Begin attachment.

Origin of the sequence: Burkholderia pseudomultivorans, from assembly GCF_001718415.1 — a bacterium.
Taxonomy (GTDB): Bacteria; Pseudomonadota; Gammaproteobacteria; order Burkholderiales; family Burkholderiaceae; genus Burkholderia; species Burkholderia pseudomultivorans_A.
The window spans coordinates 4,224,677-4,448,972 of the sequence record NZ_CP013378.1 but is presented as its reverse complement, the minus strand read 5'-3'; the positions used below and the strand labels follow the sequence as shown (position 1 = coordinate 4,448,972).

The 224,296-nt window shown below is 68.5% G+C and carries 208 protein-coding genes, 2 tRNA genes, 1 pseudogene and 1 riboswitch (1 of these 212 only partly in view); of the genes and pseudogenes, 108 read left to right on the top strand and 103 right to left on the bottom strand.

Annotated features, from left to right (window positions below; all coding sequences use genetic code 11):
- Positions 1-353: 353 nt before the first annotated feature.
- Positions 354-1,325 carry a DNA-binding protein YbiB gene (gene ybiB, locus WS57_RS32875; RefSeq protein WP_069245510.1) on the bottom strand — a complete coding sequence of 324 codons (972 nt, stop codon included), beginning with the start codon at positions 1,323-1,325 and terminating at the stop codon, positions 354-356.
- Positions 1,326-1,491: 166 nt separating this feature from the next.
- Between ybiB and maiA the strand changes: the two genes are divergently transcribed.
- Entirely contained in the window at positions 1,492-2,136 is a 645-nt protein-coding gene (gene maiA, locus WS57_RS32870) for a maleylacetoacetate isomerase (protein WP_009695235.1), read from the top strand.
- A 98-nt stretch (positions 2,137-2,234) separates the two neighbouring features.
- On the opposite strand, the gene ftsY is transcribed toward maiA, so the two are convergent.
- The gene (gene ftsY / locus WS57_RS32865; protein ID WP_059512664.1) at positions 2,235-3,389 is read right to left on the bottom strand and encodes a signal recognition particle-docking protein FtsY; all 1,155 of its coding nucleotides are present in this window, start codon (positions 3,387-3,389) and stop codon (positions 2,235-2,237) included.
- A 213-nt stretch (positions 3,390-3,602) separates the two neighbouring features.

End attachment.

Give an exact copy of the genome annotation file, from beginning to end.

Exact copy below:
Origin of the sequence: Burkholderia pseudomultivorans, from assembly GCF_001718415.1 — a bacterium.
Taxonomy (GTDB): Bacteria; Pseudomonadota; Gammaproteobacteria; order Burkholderiales; family Burkholderiaceae; genus Burkholderia; species Burkholderia pseudomultivorans_A.
The window spans coordinates 4,224,677-4,448,972 of the sequence record NZ_CP013378.1 but is presented as its reverse complement, the minus strand read 5'-3'; the positions used below and the strand labels follow the sequence as shown (position 1 = coordinate 4,448,972).

The 224,296-nt window shown below is 68.5% G+C and carries 208 protein-coding genes, 2 tRNA genes, 1 pseudogene and 1 riboswitch (1 of these 212 only partly in view); of the genes and pseudogenes, 108 read left to right on the top strand and 103 right to left on the bottom strand.

Annotated features, from left to right (window positions below; all coding sequences use genetic code 11):
- Positions 1-353: 353 nt before the first annotated feature.
- Positions 354-1,325 carry a DNA-binding protein YbiB gene (gene ybiB, locus WS57_RS32875; RefSeq protein WP_069245510.1) on the bottom strand — a complete coding sequence of 324 codons (972 nt, stop codon included), beginning with the start codon at positions 1,323-1,325 and terminating at the stop codon, positions 354-356.
- Positions 1,326-1,491: 166 nt separating this feature from the next.
- Between ybiB and maiA the strand changes: the two genes are divergently transcribed.
- Entirely contained in the window at positions 1,492-2,136 is a 645-nt protein-coding gene (gene maiA, locus WS57_RS32870) for a maleylacetoacetate isomerase (protein WP_009695235.1), read from the top strand.
- A 98-nt stretch (positions 2,137-2,234) separates the two neighbouring features.
- On the opposite strand, the gene ftsY is transcribed toward maiA, so the two are convergent.
- The gene (gene ftsY / locus WS57_RS32865; protein ID WP_059512664.1) at positions 2,235-3,389 is read right to left on the bottom strand and encodes a signal recognition particle-docking protein FtsY; all 1,155 of its coding nucleotides are present in this window, start codon (positions 3,387-3,389) and stop codon (positions 2,235-2,237) included.
- A 213-nt stretch (positions 3,390-3,602) separates the two neighbouring features.